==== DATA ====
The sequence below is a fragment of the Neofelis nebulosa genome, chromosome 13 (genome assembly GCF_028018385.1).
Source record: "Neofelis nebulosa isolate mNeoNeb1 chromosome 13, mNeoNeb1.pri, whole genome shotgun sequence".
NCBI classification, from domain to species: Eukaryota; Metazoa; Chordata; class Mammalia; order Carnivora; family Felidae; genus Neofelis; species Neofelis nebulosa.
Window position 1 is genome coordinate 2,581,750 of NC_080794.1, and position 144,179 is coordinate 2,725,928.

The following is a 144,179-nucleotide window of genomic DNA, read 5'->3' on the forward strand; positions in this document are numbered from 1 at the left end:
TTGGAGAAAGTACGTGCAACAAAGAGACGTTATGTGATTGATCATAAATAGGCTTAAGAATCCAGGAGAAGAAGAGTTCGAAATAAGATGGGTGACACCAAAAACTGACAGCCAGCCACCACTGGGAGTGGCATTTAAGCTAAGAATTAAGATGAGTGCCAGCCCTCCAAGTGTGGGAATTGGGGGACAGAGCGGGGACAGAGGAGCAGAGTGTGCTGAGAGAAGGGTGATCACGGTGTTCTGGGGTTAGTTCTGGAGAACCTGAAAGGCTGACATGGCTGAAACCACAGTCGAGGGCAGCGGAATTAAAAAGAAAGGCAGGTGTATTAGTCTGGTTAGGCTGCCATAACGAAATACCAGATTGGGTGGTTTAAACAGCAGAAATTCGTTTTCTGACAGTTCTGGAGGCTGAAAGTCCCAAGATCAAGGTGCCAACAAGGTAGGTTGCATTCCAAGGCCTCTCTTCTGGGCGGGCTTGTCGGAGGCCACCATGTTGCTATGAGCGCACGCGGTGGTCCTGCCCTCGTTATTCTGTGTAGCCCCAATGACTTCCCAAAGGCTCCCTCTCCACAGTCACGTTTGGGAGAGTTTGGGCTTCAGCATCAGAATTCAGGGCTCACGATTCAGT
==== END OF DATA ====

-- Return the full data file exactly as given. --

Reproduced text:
The sequence below is a fragment of the Neofelis nebulosa genome, chromosome 13 (genome assembly GCF_028018385.1).
Source record: "Neofelis nebulosa isolate mNeoNeb1 chromosome 13, mNeoNeb1.pri, whole genome shotgun sequence".
NCBI classification, from domain to species: Eukaryota; Metazoa; Chordata; class Mammalia; order Carnivora; family Felidae; genus Neofelis; species Neofelis nebulosa.
Window position 1 is genome coordinate 2,581,750 of NC_080794.1, and position 144,179 is coordinate 2,725,928.

The following is a 144,179-nucleotide window of genomic DNA, read 5'->3' on the forward strand; positions in this document are numbered from 1 at the left end:
TTGGAGAAAGTACGTGCAACAAAGAGACGTTATGTGATTGATCATAAATAGGCTTAAGAATCCAGGAGAAGAAGAGTTCGAAATAAGATGGGTGACACCAAAAACTGACAGCCAGCCACCACTGGGAGTGGCATTTAAGCTAAGAATTAAGATGAGTGCCAGCCCTCCAAGTGTGGGAATTGGGGGACAGAGCGGGGACAGAGGAGCAGAGTGTGCTGAGAGAAGGGTGATCACGGTGTTCTGGGGTTAGTTCTGGAGAACCTGAAAGGCTGACATGGCTGAAACCACAGTCGAGGGCAGCGGAATTAAAAAGAAAGGCAGGTGTATTAGTCTGGTTAGGCTGCCATAACGAAATACCAGATTGGGTGGTTTAAACAGCAGAAATTCGTTTTCTGACAGTTCTGGAGGCTGAAAGTCCCAAGATCAAGGTGCCAACAAGGTAGGTTGCATTCCAAGGCCTCTCTTCTGGGCGGGCTTGTCGGAGGCCACCATGTTGCTATGAGCGCACGCGGTGGTCCTGCCCTCGTTATTCTGTGTAGCCCCAATGACTTCCCAAAGGCTCCCTCTCCACAGTCACGTTTGGGAGAGTTTGGGCTTCAGCATCAGAATTCAGGGCTCACGATTCAGT